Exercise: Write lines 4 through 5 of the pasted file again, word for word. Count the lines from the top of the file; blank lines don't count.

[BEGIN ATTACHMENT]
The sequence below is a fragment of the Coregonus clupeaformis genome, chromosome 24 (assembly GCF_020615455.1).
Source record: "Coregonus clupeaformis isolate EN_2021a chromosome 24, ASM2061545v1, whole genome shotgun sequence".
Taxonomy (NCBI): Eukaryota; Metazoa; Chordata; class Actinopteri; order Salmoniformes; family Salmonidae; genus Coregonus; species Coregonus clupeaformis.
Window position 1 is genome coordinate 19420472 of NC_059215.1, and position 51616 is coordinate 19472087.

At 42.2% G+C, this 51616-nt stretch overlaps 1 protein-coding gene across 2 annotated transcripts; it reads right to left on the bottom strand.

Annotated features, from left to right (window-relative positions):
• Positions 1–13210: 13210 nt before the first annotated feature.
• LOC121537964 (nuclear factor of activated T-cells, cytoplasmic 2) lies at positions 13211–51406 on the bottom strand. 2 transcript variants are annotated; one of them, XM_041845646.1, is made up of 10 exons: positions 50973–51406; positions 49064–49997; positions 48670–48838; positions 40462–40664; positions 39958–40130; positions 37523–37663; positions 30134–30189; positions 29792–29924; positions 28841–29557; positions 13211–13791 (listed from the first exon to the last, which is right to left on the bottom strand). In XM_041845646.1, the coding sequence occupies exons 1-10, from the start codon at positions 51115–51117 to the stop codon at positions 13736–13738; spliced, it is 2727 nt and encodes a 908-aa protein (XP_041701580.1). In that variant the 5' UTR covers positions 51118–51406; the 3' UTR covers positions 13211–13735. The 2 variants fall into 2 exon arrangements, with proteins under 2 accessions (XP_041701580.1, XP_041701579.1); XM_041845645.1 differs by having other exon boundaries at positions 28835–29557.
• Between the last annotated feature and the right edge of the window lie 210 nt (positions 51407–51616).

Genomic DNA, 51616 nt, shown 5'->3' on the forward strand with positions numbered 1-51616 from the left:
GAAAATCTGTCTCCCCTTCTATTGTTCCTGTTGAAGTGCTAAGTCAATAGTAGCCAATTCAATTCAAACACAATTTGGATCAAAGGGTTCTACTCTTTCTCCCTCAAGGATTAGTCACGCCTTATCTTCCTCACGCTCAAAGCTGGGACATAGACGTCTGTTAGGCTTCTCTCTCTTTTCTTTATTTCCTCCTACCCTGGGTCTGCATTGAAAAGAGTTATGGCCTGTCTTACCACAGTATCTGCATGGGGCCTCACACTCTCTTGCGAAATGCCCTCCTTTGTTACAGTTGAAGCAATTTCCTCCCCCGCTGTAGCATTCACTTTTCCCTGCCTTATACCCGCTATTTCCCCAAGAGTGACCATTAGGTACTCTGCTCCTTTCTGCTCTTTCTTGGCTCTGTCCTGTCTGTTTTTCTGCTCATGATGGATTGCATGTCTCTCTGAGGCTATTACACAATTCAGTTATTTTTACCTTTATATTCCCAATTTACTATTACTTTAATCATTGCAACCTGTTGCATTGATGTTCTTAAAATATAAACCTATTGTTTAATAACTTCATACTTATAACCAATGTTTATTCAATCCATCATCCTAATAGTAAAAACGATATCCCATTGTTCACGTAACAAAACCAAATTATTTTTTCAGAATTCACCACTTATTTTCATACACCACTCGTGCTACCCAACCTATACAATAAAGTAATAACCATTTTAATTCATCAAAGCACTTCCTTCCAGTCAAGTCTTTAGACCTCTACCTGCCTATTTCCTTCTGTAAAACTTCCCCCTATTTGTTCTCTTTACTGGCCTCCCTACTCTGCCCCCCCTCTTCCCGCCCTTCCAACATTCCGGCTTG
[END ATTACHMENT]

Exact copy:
Window position 1 is genome coordinate 19420472 of NC_059215.1, and position 51616 is coordinate 19472087.

At 42.2% G+C, this 51616-nt stretch overlaps 1 protein-coding gene across 2 annotated transcripts; it reads right to left on the bottom strand.